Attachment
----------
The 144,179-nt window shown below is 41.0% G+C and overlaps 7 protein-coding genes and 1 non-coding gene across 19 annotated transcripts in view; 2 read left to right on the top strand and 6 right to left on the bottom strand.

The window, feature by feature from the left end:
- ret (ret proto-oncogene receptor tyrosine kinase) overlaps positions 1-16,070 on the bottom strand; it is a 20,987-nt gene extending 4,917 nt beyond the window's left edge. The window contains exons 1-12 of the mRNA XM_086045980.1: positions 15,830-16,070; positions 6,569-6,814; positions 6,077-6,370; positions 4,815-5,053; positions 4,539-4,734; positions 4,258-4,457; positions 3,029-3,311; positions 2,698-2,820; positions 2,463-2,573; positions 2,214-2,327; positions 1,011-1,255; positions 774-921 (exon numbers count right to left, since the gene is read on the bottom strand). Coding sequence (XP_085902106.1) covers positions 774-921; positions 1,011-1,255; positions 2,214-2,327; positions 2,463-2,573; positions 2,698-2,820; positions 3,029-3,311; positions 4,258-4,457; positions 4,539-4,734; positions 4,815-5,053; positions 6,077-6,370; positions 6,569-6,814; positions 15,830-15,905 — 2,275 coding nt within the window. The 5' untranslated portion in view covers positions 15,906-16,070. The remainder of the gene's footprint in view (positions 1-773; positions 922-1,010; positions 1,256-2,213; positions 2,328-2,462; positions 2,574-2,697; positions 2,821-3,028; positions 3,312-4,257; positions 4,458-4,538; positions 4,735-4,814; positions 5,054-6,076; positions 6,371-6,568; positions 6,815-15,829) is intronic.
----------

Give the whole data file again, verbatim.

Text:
The 144,179-nt window shown below is 41.0% G+C and overlaps 7 protein-coding genes and 1 non-coding gene across 19 annotated transcripts in view; 2 read left to right on the top strand and 6 right to left on the bottom strand.

The window, feature by feature from the left end:
- ret (ret proto-oncogene receptor tyrosine kinase) overlaps positions 1-16,070 on the bottom strand; it is a 20,987-nt gene extending 4,917 nt beyond the window's left edge. The window contains exons 1-12 of the mRNA XM_086045980.1: positions 15,830-16,070; positions 6,569-6,814; positions 6,077-6,370; positions 4,815-5,053; positions 4,539-4,734; positions 4,258-4,457; positions 3,029-3,311; positions 2,698-2,820; positions 2,463-2,573; positions 2,214-2,327; positions 1,011-1,255; positions 774-921 (exon numbers count right to left, since the gene is read on the bottom strand). Coding sequence (XP_085902106.1) covers positions 774-921; positions 1,011-1,255; positions 2,214-2,327; positions 2,463-2,573; positions 2,698-2,820; positions 3,029-3,311; positions 4,258-4,457; positions 4,539-4,734; positions 4,815-5,053; positions 6,077-6,370; positions 6,569-6,814; positions 15,830-15,905 — 2,275 coding nt within the window. The 5' untranslated portion in view covers positions 15,906-16,070. The remainder of the gene's footprint in view (positions 1-773; positions 922-1,010; positions 1,256-2,213; positions 2,328-2,462; positions 2,574-2,697; positions 2,821-3,028; positions 3,312-4,257; positions 4,458-4,538; positions 4,735-4,814; positions 5,054-6,076; positions 6,371-6,568; positions 6,815-15,829) is intronic.